1. It blocks the rain ... and the sun
One reason the roof opens and closes so quickly is because a large portion of the roof is permanently in place. Much of the air space above the north and south portions of the stadium is covered with a steel framework and the same durable PTFE (polytetrafluoroethylene) fabric as the two panels that slide together from the east and west to form the completed roof.
This will have some practical benefits for players and spectators alike: large portions of the least expensive seats in the upper section of the 24,000-seat stadium will have significant shade, depending on the time of day. The great benefit for the players will be that the roof promises to cut down significantly on the infamous swirling winds that sometimes plague the tournament.
2. It has a hole bigger than a football field
It might seem like the functioning part of the "retractable" roof is small. That's really a comment on the size of Ashe. The "hole" filled with blue sky when the roof is open is actually larger than a football field. You can fit 22 tennis courts into it. The roof can be operated in a maximum wind speed of 50 miles per hour, which is 19 mph faster than the average speed of a severe thunderstorm starting from a dead calm.
3. The year of the roof isn't just about the roof
The roof is the great novelty - and the much-needed upgrade - this year. But this will be a vastly improved US Open in many other ways as well. A new 8,000-plus seat Grandstand stadium now dominates the southwest corner of the grounds. Visually, it's a gem, even if old hands who loved the "soul" of the old grandstand deride it as antiseptic. We'll see how it functions as a venue for players and fans.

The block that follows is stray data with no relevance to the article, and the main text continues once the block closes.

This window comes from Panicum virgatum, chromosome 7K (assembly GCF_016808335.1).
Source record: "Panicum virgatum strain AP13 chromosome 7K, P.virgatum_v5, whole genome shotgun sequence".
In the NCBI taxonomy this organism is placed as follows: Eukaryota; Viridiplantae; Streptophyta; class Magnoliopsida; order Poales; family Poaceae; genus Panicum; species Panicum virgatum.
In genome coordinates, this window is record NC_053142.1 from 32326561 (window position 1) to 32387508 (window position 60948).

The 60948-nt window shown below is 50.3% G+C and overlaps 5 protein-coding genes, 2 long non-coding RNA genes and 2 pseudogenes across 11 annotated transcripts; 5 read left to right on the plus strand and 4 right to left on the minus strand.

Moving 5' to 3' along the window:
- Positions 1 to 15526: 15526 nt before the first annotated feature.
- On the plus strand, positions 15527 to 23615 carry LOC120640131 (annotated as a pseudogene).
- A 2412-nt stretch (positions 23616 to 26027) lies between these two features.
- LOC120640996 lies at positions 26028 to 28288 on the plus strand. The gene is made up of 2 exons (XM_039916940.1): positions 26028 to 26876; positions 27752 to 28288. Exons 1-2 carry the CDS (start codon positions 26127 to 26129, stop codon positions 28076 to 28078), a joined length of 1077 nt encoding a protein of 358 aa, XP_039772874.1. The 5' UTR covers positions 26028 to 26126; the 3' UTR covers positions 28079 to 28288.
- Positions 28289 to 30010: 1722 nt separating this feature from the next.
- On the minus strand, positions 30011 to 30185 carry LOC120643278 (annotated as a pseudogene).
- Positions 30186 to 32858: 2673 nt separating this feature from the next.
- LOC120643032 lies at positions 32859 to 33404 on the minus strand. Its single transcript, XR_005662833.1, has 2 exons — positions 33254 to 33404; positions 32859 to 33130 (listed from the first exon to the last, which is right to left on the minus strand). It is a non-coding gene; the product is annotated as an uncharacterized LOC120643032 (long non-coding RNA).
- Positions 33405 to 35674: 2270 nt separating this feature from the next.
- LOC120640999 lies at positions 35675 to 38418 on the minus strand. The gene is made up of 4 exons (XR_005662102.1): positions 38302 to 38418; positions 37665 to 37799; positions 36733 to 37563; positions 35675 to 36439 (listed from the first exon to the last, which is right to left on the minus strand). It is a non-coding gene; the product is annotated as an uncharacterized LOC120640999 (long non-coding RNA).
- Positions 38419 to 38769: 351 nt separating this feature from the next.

4. Expect scheduling challenges
Unlike Wimbledon, the US Open has day and night sessions. So what happens if rain interrupts a day program? Do you finish the order of play and cancel the night session? Officials will have to decide whether to move outside matches into Ashe after they were started on other courts. (Usually play continues on the same court when there is any kind of interruption or postponement.)
Fairness issues will undoubtedly kick in as officials try to stay on schedule, satisfy broadcasters and treat players equally.
Blog adapted from an online article written by Peter Bodo for ESPN on August 2, 2016
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